When Sawyer was about seven he found me watching an episode of The Simpsons in our kitchen. In this episode, instead of the usual intro, we saw an animated evolution of man from monkey, to Neanderthal, to Homer (ha, ha), and then back to monkey. When Sawyer didn’t get the joke, I told him it was a play on evolution, and when he asked me what evolution was, I told him about how we were once all little amoeba swimming in pools, but one thing led to another and now here we are watching reruns of The Simpsons on computers.
“Oh,” he said, and thought a minute. “And what will humans evolve into?”
In all the discussion and debate on evolution I’d heard and read, never once had I heard or read this question, and my first thought that evening was, “That would be you, my boy.”
It would be tempting to view the children we call autistic as anti-evolutionary, and for this I lay the blame gently at the feet of science itself, which, upon observing this impulse within all of life to create more and more and more of itself, naturally asked, “Why?” The answer, as I have often heard it, is “We evolve to survive – or, to be more accurate, to avoid death for as long as possible.” In this way, evolution is nature’s way of extending a game we are all born to lose.
This is the kind of accidental nihilism that comes from viewing life as entirely mechanical, a world where everything can be broken and where death is just the moment where we all break beyond repair. Which brings me back to those kids on the spectrum. If we are here on earth to not-die for as long as possible, then the kids we call autistic are probably screwed. They seem to lack all survival skills, and this sometimes terrifies us. These children we love are the sickly zebras the lions are laying in wait for.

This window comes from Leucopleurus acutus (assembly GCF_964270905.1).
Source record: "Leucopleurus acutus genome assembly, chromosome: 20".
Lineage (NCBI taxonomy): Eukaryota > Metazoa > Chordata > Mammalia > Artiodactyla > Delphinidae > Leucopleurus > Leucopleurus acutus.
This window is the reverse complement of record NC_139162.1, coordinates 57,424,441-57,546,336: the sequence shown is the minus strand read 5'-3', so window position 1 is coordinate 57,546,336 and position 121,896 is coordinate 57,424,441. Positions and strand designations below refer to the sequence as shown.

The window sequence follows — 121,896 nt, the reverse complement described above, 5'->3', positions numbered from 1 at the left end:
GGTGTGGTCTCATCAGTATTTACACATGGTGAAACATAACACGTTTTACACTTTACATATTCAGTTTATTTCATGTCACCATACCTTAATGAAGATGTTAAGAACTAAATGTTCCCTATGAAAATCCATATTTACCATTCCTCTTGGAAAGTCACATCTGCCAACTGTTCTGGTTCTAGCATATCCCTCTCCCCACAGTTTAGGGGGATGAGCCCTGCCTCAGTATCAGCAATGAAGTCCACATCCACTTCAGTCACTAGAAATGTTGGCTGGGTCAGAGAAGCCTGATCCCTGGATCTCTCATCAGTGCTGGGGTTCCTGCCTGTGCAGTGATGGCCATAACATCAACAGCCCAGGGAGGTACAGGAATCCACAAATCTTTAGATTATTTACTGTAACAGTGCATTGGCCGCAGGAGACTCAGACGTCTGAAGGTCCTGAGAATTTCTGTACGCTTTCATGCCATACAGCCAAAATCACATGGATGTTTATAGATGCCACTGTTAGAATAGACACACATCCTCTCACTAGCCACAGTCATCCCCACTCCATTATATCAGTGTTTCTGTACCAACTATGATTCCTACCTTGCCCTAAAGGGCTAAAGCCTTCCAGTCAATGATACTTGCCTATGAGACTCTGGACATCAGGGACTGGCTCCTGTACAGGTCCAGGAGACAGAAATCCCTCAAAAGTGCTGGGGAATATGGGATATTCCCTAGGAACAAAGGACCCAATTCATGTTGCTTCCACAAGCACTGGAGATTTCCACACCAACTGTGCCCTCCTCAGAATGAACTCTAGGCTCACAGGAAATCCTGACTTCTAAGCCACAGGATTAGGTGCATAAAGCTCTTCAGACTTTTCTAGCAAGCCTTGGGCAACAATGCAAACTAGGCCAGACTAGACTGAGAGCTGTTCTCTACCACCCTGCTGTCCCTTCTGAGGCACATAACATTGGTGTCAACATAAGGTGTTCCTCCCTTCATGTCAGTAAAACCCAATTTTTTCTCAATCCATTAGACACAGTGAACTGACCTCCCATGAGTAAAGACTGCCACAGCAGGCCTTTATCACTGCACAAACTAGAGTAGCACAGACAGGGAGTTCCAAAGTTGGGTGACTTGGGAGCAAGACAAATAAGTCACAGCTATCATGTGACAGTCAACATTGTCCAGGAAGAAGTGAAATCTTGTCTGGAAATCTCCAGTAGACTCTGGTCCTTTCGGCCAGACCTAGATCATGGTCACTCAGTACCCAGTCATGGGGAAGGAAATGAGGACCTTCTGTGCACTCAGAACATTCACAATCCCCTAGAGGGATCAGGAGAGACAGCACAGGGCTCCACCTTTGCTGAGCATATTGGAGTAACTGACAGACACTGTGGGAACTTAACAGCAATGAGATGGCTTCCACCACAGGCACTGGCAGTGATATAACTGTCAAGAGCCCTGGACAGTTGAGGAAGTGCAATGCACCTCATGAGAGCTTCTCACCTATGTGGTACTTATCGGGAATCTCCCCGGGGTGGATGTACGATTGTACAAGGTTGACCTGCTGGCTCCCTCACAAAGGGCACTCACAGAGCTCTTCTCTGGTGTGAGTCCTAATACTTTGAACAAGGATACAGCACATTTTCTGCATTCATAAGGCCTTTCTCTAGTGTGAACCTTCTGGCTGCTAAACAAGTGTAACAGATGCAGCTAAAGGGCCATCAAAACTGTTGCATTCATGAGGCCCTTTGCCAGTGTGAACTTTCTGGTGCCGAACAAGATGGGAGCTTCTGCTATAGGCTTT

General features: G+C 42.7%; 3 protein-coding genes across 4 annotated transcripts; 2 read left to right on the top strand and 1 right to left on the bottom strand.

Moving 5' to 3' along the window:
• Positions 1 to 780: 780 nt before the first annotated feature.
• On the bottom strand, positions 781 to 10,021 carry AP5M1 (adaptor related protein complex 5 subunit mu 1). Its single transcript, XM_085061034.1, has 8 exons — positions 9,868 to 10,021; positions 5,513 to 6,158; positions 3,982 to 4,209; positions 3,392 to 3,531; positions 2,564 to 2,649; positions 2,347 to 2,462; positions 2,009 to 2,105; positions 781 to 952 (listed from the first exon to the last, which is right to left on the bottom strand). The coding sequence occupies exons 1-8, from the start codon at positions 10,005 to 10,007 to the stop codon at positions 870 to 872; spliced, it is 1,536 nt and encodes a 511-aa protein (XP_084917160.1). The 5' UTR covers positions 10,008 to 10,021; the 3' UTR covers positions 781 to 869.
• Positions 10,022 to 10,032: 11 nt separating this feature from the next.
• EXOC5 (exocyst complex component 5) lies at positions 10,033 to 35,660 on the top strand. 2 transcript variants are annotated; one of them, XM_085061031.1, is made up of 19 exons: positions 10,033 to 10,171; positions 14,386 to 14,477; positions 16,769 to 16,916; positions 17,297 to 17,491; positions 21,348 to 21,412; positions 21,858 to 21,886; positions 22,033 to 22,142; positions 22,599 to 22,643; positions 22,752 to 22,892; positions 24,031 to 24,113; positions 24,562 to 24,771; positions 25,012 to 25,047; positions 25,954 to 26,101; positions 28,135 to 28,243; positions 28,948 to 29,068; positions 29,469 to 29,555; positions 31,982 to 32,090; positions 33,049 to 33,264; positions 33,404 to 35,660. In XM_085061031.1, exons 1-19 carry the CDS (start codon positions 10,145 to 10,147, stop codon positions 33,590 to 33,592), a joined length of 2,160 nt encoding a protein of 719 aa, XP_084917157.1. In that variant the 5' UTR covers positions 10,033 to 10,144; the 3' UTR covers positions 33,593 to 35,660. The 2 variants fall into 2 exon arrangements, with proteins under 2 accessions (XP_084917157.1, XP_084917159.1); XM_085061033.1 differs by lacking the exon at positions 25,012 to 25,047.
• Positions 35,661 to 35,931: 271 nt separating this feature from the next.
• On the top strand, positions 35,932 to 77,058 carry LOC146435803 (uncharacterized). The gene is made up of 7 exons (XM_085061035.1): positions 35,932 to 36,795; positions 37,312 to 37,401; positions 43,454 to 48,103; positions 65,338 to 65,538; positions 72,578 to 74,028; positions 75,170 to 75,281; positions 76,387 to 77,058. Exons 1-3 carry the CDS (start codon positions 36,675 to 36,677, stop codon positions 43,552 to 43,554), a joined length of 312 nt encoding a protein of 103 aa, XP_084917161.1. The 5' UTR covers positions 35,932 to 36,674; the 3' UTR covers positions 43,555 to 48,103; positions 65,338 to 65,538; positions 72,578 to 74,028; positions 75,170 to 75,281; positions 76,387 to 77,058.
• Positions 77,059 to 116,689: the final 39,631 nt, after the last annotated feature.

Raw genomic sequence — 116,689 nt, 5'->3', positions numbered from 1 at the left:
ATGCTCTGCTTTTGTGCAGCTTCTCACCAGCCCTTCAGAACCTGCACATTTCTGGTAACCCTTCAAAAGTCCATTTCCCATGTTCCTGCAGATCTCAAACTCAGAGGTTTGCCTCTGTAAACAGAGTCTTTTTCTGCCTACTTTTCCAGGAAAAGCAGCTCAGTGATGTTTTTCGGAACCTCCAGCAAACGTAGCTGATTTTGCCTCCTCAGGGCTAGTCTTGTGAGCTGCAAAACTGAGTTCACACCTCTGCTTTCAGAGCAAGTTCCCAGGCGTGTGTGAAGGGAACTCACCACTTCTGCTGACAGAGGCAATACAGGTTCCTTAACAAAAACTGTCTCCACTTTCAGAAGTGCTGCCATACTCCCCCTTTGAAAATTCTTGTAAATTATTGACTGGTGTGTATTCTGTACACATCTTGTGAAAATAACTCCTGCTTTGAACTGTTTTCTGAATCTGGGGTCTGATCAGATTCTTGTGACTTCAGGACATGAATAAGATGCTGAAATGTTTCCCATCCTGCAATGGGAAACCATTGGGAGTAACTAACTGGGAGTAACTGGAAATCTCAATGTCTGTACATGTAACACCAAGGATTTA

What if, however, our scientific minds viewed this evolution thing through the wrong end of the telescope, so to speak? What if evolution is not creation’s movement away from death but toward life? Will you ever feel more alive, more on purpose, more what you actually are than when you stand in love, when you are doing what you love, listening to what you love, talking to the ones you love? Is it really possible to have too much love in your life? Are we not forever seeking more and more and more of it, the same as creation is seeking more and more and more of itself?
And is love any purer or any cleaner than when it is unconditional? In fact, the moment we put conditions on our love it ceases to be love at all. The moment we say, “I will love myself when I am thin enough, or successful enough, or married enough,” we have made love a test we must continually pass. Who better to teach us to love unconditionally than these children, whom we love from the moment we hold them swaddled and fresh to this world in our arms? Who better than children who cannot pass any tests?
Sometimes raising children who cannot simply toddle happily off to school, who must be driven to therapies, for whom we must spend hours researching on the internet, who keep us up at night, who demand a level of care we had come to associate with infancy – sometimes these kids seem to be depriving us of our lives. I have certainly felt so. Yet all of those things I must do for Sawyer are merely conditions under which I have declared my love of life is not possible. As I withdraw those conditions, usually one-by-one, life reveals itself, the same as Sawyer has bit-by-bit revealed himself to me.
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I am the author of Fearless Writing: How to Create Boldly and Write with Confidence, and Write Within Yourself: An Author's Companion. Learn more here.